Us aspiring writers: ah but we must explain the lore and the magic so that our readers believe the world we build!
J. R. R. Tolkien: that tree is super old and hella pissed, that’s why he tried to eat you lmao
*Writes an entire book to narrate the mythology of the other books*
@rick_777 True, but within the confines of LotR and the hobbit, it’s very much “shit’s old and magical as fuck!” whenever weird things happen.
Ah, I get your point now.
In any case, whether to do exposition about your lore or not, that's your choice, but keep the reader interested. Hence, the different narrative devices for said exposition: epigraphs at the beginning of each chapter, a clueless protagonist that keeps asking questions on behalf of the reader, and so on. Even the cliché "as you probably know, my fellow scientist coworker, the experimental device..." that is as old as sci fi itself.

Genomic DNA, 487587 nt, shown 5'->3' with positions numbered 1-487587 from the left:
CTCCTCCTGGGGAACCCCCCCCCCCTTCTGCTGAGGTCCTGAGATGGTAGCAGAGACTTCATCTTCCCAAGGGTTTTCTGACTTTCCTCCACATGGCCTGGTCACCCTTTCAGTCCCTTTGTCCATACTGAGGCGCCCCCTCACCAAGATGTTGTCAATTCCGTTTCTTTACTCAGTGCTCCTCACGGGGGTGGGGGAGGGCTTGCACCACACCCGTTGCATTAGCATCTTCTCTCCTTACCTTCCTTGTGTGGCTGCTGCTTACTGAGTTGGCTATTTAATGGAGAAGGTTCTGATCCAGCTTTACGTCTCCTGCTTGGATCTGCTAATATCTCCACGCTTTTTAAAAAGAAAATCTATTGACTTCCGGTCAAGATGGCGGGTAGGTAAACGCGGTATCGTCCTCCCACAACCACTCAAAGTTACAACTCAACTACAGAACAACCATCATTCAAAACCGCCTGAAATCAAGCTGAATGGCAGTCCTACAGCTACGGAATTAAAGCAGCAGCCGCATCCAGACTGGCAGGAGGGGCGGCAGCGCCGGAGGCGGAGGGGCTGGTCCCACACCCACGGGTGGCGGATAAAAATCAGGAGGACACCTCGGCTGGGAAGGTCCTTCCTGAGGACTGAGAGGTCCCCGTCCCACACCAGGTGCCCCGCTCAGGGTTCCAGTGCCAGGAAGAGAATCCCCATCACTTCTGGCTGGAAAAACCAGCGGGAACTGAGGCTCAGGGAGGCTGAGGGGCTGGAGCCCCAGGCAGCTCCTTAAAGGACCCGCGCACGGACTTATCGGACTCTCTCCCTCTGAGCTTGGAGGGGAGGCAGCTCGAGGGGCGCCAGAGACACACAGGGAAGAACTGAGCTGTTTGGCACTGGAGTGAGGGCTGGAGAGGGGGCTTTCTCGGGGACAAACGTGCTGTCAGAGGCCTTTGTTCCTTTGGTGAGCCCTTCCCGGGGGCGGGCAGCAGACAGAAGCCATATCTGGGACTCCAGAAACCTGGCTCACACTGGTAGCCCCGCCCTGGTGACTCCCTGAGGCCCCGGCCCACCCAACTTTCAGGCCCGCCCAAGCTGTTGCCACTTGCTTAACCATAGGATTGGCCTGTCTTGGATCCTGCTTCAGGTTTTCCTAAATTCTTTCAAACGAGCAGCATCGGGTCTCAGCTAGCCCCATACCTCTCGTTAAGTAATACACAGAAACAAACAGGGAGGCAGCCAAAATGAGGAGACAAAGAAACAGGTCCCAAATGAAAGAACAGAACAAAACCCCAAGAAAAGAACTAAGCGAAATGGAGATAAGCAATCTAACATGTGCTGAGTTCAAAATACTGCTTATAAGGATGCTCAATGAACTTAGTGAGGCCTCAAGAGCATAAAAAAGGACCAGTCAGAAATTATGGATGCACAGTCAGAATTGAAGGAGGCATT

Lots of info (recommended for any aspiring fantasy/scifi writer) here:
One of my favorites: Encyclopedia Exposita (gotta love those names )
> Quotes from other fictional books being used as an Epigraph or part of the frame of the story. They are not part of the text proper.
> These quotes are always apposite, and often provide painless exposition, rather than relying on As You Know - style conversations.
A small, private instance where a few cryptids may roam and play. Seek, but fear. The whole thing was birthed in a Denny's in 2016.